In yesterday’s essay, I explained how my growth stock evaluation system works. Companies with world-class earnings growth, superior profit margins and huge revenue growth receive “A” grades. Companies with terrible fundamentals receive “F” grades.
It won’t surprise you to learn that behind the scenes, some stocks at a given grade level will be better or worse than other stocks at the same level. You could think of it like B+ versus B-.
What follows is that, at any given time, inside the top-ranked “A” group is a small, truly elite group of breakout stocks that rank “A+.”
These stocks are the best of the best…the top 1% of stocks with the world’s best earnings growth, expanding profit margins, increasing cash flows and superior returns on equity. These stocks are the Michael Jordans of the stock market … the ones that post mind-blowing numbers.
These truly elite growth stocks often go through short-term phases of extreme share price appreciation.
And we’ve found a way to buy these elite stocks … before they enter these phenomenally profitable runs.
How Geysers Work
Wyoming’s Yellowstone Park is home to hundreds of geysers, the most famous being Old Faithful.
Geysers are hot underground springs with constricted plumbing, which prevents hot water from freely circulating to the surface.
Instead of flowing toward the surface where heat can escape, the constricted water gets incredibly hot … building up enormous pressure. Eventually, the pressure becomes so great that the superheated water can’t be trapped any longer … so an explosion of steam and water results.
I bring up this natural phenomenon because it’s similar to how these elite, breakout stocks behave in the market.
These stocks tend to experience quiet periods (no eruptions, but massive pressure building up) that are followed by eruption periods (large explosions upward).
For example, in November 2017, we identified Ecopetrol SA (NYSE:EC) as one of the top-rated breakout stocks on Earth. It’s an oil company operating in South America. Its fundamental measures (earnings, sales, margins) were off the charts. In 2017, after moving sideways for many months, Ecopetrol’s stock exploded higher, and we made a 90% gain in six months.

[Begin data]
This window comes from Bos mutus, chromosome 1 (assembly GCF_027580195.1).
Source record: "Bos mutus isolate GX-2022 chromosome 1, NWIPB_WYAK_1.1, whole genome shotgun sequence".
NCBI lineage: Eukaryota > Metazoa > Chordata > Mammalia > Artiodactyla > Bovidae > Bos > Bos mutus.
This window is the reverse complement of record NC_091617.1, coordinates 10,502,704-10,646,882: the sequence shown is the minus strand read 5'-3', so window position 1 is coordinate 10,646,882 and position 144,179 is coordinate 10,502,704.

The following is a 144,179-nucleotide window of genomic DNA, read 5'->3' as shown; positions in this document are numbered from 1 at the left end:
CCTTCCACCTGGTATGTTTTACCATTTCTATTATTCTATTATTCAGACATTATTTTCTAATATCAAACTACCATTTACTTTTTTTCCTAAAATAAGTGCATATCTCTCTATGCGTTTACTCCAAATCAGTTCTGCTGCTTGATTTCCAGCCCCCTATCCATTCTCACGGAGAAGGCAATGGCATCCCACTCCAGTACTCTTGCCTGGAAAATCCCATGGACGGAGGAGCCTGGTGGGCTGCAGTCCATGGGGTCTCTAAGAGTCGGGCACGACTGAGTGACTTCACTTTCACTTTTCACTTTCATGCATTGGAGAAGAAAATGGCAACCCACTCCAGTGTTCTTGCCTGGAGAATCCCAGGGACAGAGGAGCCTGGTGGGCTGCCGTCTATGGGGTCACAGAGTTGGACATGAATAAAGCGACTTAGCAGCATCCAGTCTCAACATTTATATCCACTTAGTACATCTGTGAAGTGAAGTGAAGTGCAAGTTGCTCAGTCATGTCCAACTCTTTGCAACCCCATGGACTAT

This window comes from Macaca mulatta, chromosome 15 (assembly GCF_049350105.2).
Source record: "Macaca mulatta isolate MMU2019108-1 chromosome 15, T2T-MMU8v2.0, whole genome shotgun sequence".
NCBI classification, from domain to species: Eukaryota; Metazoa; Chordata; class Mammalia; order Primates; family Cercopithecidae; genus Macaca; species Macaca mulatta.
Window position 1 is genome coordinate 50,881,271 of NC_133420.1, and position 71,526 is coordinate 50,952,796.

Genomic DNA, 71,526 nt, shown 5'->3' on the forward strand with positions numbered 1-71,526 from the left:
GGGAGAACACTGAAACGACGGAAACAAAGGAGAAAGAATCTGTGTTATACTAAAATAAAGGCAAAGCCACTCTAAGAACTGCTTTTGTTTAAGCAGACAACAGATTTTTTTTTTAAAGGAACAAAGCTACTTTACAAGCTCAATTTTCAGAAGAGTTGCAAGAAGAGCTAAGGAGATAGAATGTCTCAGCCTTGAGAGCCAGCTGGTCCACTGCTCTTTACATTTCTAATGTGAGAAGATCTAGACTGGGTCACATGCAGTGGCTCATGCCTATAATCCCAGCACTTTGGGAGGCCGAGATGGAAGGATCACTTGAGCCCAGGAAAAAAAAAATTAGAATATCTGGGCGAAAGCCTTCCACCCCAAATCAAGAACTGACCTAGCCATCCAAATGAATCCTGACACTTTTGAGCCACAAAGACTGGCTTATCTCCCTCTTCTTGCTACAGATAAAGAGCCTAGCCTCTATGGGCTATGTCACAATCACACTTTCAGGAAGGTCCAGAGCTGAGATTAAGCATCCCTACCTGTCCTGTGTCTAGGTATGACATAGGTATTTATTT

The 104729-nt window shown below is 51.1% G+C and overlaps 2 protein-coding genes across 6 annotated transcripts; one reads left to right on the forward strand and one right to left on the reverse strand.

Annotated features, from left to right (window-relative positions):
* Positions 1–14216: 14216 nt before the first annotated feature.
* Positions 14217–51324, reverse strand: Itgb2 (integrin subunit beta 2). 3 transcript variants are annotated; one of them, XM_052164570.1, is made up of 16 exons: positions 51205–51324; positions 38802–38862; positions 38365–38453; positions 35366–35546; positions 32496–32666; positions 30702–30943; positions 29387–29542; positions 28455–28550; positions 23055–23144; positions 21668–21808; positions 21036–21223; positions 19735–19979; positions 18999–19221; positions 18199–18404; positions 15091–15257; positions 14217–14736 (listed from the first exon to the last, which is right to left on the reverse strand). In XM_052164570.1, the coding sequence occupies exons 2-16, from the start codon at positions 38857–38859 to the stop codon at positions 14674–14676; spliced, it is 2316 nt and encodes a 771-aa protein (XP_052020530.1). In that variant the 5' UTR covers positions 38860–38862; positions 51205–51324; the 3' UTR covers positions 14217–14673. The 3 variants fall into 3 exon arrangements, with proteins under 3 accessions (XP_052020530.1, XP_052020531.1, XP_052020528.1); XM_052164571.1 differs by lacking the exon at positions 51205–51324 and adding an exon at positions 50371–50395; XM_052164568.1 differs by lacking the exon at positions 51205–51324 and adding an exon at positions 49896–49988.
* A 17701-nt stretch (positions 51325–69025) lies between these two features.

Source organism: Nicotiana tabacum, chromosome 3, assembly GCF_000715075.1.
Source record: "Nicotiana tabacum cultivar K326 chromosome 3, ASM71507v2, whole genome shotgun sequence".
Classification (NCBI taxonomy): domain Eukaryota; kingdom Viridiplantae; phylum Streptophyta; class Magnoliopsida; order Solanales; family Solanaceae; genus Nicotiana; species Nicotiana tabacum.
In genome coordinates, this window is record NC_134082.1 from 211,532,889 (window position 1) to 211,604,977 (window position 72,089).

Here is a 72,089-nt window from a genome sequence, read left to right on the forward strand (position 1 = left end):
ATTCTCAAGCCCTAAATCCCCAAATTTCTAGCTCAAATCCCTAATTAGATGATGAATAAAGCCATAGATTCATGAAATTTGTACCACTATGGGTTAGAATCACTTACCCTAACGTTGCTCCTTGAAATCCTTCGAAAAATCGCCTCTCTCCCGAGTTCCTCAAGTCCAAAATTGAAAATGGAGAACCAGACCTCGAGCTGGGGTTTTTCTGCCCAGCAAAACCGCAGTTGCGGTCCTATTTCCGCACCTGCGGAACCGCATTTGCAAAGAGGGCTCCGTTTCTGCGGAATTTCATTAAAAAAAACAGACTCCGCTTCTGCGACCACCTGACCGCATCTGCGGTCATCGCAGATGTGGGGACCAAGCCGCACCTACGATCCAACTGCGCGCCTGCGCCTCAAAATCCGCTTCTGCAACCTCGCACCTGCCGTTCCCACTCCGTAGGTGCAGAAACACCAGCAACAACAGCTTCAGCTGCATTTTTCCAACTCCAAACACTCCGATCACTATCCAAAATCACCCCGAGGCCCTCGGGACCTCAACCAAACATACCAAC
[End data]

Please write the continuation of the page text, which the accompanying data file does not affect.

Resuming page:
To most people, a “geyser” phase like Ecopetrol’s comes out of nowhere … utterly unpredictable.
Fortunately, my team and I are not “most people” … and thanks to our deep computerized market analysis, we can know in advance when these mega moves are likely to happen.
In our offices, we have powerful computers that make your home desktop look like a Stone Age relic. We spend over $100,000 annually on expensive datasets. We spend thousands of man-hours per year researching new strategies and refining existing ones.
We like to think of ourselves as an advanced scientific research facility…only for the stock market.
Up to this point, I’ve described our work in a field you’ve probably heard of as “fundamental” stock analysis … the study of a company’s earnings, sales, profit margins, etc.
You’ve probably also heard of “technical analysis” … the study of market prices and trading volume data. Technical analysis can take many forms, but some of our biggest breakthroughs have come from the study of institutional buying pressure.
Studying institutional buying pressure is a useful tool because it allows you to track the market’s “elephants.”
The real movers of stock prices are institutional investors. These folks manage large pools of money for mutual funds, hedge funds, sovereign wealth funds, pension funds and insurance funds. They are the elephants in the market.
Just one large institutional investor can manage over $10 billion in assets. So even a wealthy individual with $5 million in assets is a mouse compared to an elephant (in this case, the elephant is 2,000 times larger).
No meaningful, sustained move in a stock can happen without the participation of large money managers. They provide the buying fuel that powers every meaningful stock rally.
What logically follows is that being able to track what these elephants are buying and how much they are buying can give someone a huge edge in the market.
Thanks to our advanced computerized analysis of stock data, we’ve acquired this edge.
In tomorrow’s essay, I’ll show how you can put that edge to work in the stock market.
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Source: Investor Place